Conflict in the workplace is inevitable. Who hasn’t had some misunderstanding, disagreement, or clash with a co-worker or supervisor? Few companies can truthfully claim a totally conflict-free environment, and that’s why leadership must be proactive about recognizing conflict and implementing resolution techniques.
Unaddressed discord can impact productivity—negatively of course—and wreak havoc throughout the company. But did you know that a certain level of conflict can be good?
Adopt an attitude that resists the “all conflict is bad” mindset and insist your management team do so as well. Because…
- A difference of opinion can encourage open-mindedness if both parties are encouraged to express themselves in a safe environment where opinions are respected.
- The sharing of opposite points of view can generate new understanding in an “I never thought of it like that” way.
- Questioning a thought, process, or opinion can stimulate out-of-the-box thinking that sparks innovative ideas.
- An open dialogue that doesn’t run or hide from conflict can bring to light issues that have quietly lurked for years, subtly sabotaging either morale, productivity or both.
Where the status quo reigns, nothing changes. Ever! Conflict doesn’t have to be a hindrance or lead to stagnation. Rather it can be a catalyst for positive change as it represents an opportunity to mold and flesh out notions and views and theories. Imagine the possibilities… Breakthroughs. Exciting concepts. Groundbreaking visions.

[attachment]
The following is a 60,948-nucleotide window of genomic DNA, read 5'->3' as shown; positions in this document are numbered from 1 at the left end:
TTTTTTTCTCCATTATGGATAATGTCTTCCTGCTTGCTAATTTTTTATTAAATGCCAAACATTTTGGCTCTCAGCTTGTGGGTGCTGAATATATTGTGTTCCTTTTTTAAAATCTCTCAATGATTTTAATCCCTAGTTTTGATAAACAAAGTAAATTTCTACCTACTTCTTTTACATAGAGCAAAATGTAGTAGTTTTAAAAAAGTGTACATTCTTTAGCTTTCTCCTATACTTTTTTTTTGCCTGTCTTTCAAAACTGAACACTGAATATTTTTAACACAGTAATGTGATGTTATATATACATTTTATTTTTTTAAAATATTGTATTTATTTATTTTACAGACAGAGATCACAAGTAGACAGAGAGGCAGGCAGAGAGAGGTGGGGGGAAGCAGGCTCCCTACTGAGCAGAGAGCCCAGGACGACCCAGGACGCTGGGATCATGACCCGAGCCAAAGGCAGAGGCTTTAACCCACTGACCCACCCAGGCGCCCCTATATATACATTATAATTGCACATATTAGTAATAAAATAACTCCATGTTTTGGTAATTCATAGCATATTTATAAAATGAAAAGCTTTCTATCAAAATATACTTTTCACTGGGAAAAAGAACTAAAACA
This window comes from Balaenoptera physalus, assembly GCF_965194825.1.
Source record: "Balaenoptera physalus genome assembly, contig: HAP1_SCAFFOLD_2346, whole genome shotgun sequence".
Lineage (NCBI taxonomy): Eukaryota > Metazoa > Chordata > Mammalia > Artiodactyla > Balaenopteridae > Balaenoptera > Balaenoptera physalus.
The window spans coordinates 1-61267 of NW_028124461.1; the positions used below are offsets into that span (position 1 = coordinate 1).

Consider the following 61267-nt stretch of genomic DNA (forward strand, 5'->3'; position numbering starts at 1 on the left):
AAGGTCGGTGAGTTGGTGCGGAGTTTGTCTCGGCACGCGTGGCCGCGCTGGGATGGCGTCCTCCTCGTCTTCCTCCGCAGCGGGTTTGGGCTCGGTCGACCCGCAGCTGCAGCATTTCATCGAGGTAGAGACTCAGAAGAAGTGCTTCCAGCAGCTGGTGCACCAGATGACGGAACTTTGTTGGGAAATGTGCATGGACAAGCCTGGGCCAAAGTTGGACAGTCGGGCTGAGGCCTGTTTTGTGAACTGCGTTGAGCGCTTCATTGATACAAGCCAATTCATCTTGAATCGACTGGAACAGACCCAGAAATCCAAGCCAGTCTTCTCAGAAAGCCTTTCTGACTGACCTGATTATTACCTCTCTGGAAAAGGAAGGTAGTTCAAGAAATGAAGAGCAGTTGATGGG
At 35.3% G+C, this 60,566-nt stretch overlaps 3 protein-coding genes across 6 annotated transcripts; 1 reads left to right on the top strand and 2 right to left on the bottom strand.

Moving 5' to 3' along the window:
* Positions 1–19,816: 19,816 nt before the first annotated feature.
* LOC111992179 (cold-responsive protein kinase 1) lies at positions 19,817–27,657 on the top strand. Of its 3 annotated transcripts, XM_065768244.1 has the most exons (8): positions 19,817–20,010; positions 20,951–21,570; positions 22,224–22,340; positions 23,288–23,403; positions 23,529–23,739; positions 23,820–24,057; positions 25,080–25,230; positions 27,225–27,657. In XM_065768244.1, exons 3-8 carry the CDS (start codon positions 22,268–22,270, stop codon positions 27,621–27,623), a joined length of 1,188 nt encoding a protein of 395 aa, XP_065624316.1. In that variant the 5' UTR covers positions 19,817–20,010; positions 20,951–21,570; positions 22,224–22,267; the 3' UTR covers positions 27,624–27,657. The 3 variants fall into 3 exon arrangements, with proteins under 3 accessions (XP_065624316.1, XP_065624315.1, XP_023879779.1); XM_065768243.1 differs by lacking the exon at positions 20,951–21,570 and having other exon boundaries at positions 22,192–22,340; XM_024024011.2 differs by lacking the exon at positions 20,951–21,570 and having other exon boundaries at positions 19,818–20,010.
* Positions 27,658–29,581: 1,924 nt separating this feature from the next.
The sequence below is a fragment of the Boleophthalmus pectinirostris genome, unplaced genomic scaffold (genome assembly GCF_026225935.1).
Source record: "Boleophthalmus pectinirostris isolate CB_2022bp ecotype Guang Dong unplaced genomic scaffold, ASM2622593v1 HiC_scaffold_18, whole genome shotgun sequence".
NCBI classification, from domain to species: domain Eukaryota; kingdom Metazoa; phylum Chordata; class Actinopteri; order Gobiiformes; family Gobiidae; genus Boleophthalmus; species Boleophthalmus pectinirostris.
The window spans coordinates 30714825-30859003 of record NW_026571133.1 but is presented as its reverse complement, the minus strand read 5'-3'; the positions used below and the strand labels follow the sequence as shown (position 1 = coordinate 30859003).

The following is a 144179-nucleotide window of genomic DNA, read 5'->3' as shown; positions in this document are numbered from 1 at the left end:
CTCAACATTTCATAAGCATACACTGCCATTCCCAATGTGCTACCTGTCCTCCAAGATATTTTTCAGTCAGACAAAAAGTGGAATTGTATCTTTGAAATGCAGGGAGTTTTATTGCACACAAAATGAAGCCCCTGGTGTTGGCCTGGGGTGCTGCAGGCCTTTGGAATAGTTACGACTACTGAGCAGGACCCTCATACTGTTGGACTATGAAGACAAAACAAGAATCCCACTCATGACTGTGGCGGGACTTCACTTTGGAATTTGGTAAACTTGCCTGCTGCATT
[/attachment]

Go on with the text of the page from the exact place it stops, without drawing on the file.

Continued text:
If only all conflict could be labeled “good,” but assuming all conflict will have a positive end is wishful thinking. While minor disagreements may work themselves out, you can be sure more major situations will not magically disappear. It’s advisable to discover the squabble in the advertising department—or shipping or accounting—before it erupts into a screaming match and/or a fist fight in the main corridor.
The bigger the organization, the easier it is for disagreements to go undetected. Engage the assistance of your department heads and supervisors to monitor for disturbances that may either:
- Quickly escalate into a firestorm or
- Simmer at a low, slow burn, spreading a choking smoke.
If the early rumbles often slip past you, enlist the support of an assistant—someone who can easily spot dissension before it becomes toxic.
Not every quarrel needs your time and attention, and deciding when to get involved can be tricky. Next week, in part 2, we’ll explore strategies for discerning the need for intervention and the steps to resolve conflict before it damages the company.
Because B. Loehr Staffing understands the myriad of employment issues which companies face, our Client Resource Center is chock full of helpful links to assist you in finding the answers you need. With over 115 years of experience in the staffing industry, you can trust us to be your comprehensive resource for supplemental staffing and human resources management.